Tuesday, January 12, 2010

Me, The Beautiful

My desire is to be able to eat like a “normal” person: you know, be able to take one serving of something and be satisfied with that; to be able to indulge in food that other people can eat, without worrying that it will lead to a complete melt-down of will-power and resolve. But, I am finding, that is one of the thorniest parts of this challenge, I simply seem to be made for all or nothing; only problem is, “all” is certainly not working, and, ‘nothing’ isn’t working out too well for me either.
Here’s my vision: me as a health-conscious person, you know, the type that, for the most part, eats very consciously and responsibly, but can have occasional indulgences; have one cookie, and be satisfied with that, and not want to eat the entire sleeve. Or, I’d like to be someone who can indulge in potatoes now and then, or not have to be ever mindful of every calorie, every fat, and every calorie burned. I’d like to be someone who can veer off-track occasionally, and not have it be cause for a major catastrophe.
Why can’t I do that? I guess, because I am addict, and like alcoholics who can’t have “just one”, or a drug addict who can’t have an occasional lapse, I’ve got to be ever vigilant. And that’s a big drag.
But as the Buddhists tell us, most misery comes from not being able to accept what is, we rail against it, complain, whine and carry on, making ourselves utterly miserable, but if we were only able to recognize our own limitations, without continually whining, “it’s not fair!” we’d probably all be a lot happier.
But it is so frustrating to not be able to mold myself into the perfect image of who I think I should be. Those of you, who have been following this blog, know that I’ve tried the strict deprivation route, and it proved utterly unmanageable for me. So then I tried eating like a normal person (with the exception that I am avoiding all processed sugar and white flour and white rice - I figured that was enough of a challenge to master, and that I needed to back off on the weight-loss goals for right now; I felt just maintaining my weight, would be challenge enough) but I am not having much luck with that either. I tried eating some dried fruit (something I would normally restrict) but I wound up eating ten pieces instead of one. It seems every time I open that door to “normal” just a wee bit, the floodgates open, and the compulsion to eat, until it’s gone, takes over.
I guess this is because it’s really not about the weight. It’s about my association with food as something that’s going to make me feel better. One is never enough. I was that way when I was drinking; I was that way when I was using drugs. One was never enough. I always wanted more. Because the hurt was so big that one was never enough to make it go away. Whatever it is that makes me so needy that I need to put food in my mouth in response to every emotion I experience, needs to be addressed.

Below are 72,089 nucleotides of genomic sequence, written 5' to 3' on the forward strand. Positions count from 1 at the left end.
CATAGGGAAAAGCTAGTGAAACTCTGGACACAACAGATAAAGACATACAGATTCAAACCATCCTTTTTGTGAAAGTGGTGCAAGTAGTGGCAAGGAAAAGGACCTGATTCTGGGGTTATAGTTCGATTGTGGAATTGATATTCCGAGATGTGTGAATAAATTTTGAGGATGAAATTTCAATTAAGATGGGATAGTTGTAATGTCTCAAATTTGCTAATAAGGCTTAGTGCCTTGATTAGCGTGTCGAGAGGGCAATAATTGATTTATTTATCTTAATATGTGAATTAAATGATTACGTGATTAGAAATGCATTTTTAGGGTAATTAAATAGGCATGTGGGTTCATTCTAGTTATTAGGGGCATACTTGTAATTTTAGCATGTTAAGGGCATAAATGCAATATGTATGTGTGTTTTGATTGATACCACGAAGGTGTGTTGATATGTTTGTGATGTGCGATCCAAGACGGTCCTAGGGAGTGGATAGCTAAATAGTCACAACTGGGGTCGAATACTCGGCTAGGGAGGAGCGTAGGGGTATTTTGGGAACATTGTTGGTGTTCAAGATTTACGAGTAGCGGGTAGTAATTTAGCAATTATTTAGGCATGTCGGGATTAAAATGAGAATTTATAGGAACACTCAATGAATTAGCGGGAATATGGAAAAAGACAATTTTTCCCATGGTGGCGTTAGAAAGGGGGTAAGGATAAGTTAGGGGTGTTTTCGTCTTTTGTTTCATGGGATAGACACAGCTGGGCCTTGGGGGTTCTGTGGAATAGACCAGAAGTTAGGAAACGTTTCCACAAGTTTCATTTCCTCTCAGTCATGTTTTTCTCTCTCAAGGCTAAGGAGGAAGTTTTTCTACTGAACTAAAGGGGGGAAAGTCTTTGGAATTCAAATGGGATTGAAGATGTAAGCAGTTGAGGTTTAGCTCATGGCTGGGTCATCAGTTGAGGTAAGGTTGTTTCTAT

However, I need to give credit, where credit is due here: I have put down alcohol; I have put down drugs (I am 20 years free of both of them!) Food is the one remaining nut to crack (pardon the pun) and miraculously, I have been pretty successful with that, as well. Though overweight, I fall into the ‘average’ range of weight for my height. But I am not perfect, and that kills me.
I was just watching Darryl Robert’s documentary, America the Beautiful, in which he explores the bill of goods American girls and women have been sold re: the expectations of how they should look, how much they should weigh, how large their boobs should be, how small their waists, how firm their butt. It is a long relentless, un-forgiving list. He showed young, beautiful girls describing themselves as ugly, in response to looking at pictures of models; girls that had no clue of their physical beauty, never mind their inner beauty – that subject is never even addressed with our young people.
So if I am a little crazy when it comes to my self-concept, you must forgive me. I am a product of a society that values what we look like over who we are; that values our worth as physical entities over what we contribute to the world. Like you, I have been cheated out of a right to see myself as beautiful, and to see you as beautiful, as well. Instead, I worship images of half-starved, adolescent girls whose photos have been re-touched to create an image of something that doesn’t even exist, and I follow it as my the beacon. I have been so confused by this barrage of images that I no longer know what I look like. I look in the mirror, and, on some days, all I can do is find fault. I deserve better than this. And so do you. I applaud the ‘real women’ Dove campaign, but it is one miniscule drop in a very large ocean of images.
Work needs to be done to teach young girls not only how beautiful they are, just as they are naturally, but more importantly, teaching them to look inside of themselves to find their unique gifts and strengths. We have become so focused on what is outside of us, that we have forgotten to look inside and listen to that still, quiet voice guiding us, not only to meaningful work, but also to an ability to love others without judgment, and recognition, and acceptance, of our authentic selves.

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